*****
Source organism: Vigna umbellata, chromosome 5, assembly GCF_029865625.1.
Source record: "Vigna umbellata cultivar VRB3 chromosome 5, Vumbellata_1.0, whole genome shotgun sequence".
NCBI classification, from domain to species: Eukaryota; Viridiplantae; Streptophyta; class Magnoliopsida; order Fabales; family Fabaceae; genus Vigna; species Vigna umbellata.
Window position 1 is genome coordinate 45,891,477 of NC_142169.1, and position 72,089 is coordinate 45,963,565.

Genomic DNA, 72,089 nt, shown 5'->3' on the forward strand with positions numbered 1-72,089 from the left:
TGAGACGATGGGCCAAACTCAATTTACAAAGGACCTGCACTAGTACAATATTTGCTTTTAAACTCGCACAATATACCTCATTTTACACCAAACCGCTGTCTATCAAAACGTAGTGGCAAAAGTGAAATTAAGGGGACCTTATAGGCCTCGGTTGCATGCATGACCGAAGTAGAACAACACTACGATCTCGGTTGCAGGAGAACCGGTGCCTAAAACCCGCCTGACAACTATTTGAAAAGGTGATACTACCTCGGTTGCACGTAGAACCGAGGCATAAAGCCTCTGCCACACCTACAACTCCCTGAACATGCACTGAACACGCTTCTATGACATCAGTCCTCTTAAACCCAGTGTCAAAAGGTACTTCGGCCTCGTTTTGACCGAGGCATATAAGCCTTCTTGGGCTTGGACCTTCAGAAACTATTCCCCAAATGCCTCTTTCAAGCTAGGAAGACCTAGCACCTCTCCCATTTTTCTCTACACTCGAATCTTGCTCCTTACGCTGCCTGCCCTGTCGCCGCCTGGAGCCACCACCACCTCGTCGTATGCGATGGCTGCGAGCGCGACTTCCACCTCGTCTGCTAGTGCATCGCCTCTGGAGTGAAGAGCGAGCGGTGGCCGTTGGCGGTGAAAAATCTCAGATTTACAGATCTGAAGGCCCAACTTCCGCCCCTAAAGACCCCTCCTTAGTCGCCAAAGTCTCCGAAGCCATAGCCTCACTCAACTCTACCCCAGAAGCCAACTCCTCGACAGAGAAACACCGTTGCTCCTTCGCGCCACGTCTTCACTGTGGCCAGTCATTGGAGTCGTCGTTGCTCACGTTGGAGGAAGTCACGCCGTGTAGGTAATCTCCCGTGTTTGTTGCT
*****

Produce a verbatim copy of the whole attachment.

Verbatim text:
Source organism: Vigna umbellata, chromosome 5, assembly GCF_029865625.1.
Source record: "Vigna umbellata cultivar VRB3 chromosome 5, Vumbellata_1.0, whole genome shotgun sequence".
NCBI classification, from domain to species: Eukaryota; Viridiplantae; Streptophyta; class Magnoliopsida; order Fabales; family Fabaceae; genus Vigna; species Vigna umbellata.
Window position 1 is genome coordinate 45,891,477 of NC_142169.1, and position 72,089 is coordinate 45,963,565.

Genomic DNA, 72,089 nt, shown 5'->3' on the forward strand with positions numbered 1-72,089 from the left:
TGAGACGATGGGCCAAACTCAATTTACAAAGGACCTGCACTAGTACAATATTTGCTTTTAAACTCGCACAATATACCTCATTTTACACCAAACCGCTGTCTATCAAAACGTAGTGGCAAAAGTGAAATTAAGGGGACCTTATAGGCCTCGGTTGCATGCATGACCGAAGTAGAACAACACTACGATCTCGGTTGCAGGAGAACCGGTGCCTAAAACCCGCCTGACAACTATTTGAAAAGGTGATACTACCTCGGTTGCACGTAGAACCGAGGCATAAAGCCTCTGCCACACCTACAACTCCCTGAACATGCACTGAACACGCTTCTATGACATCAGTCCTCTTAAACCCAGTGTCAAAAGGTACTTCGGCCTCGTTTTGACCGAGGCATATAAGCCTTCTTGGGCTTGGACCTTCAGAAACTATTCCCCAAATGCCTCTTTCAAGCTAGGAAGACCTAGCACCTCTCCCATTTTTCTCTACACTCGAATCTTGCTCCTTACGCTGCCTGCCCTGTCGCCGCCTGGAGCCACCACCACCTCGTCGTATGCGATGGCTGCGAGCGCGACTTCCACCTCGTCTGCTAGTGCATCGCCTCTGGAGTGAAGAGCGAGCGGTGGCCGTTGGCGGTGAAAAATCTCAGATTTACAGATCTGAAGGCCCAACTTCCGCCCCTAAAGACCCCTCCTTAGTCGCCAAAGTCTCCGAAGCCATAGCCTCACTCAACTCTACCCCAGAAGCCAACTCCTCGACAGAGAAACACCGTTGCTCCTTCGCGCCACGTCTTCACTGTGGCCAGTCATTGGAGTCGTCGTTGCTCACGTTGGAGGAAGTCACGCCGTGTAGGTAATCTCCCGTGTTTGTTGCT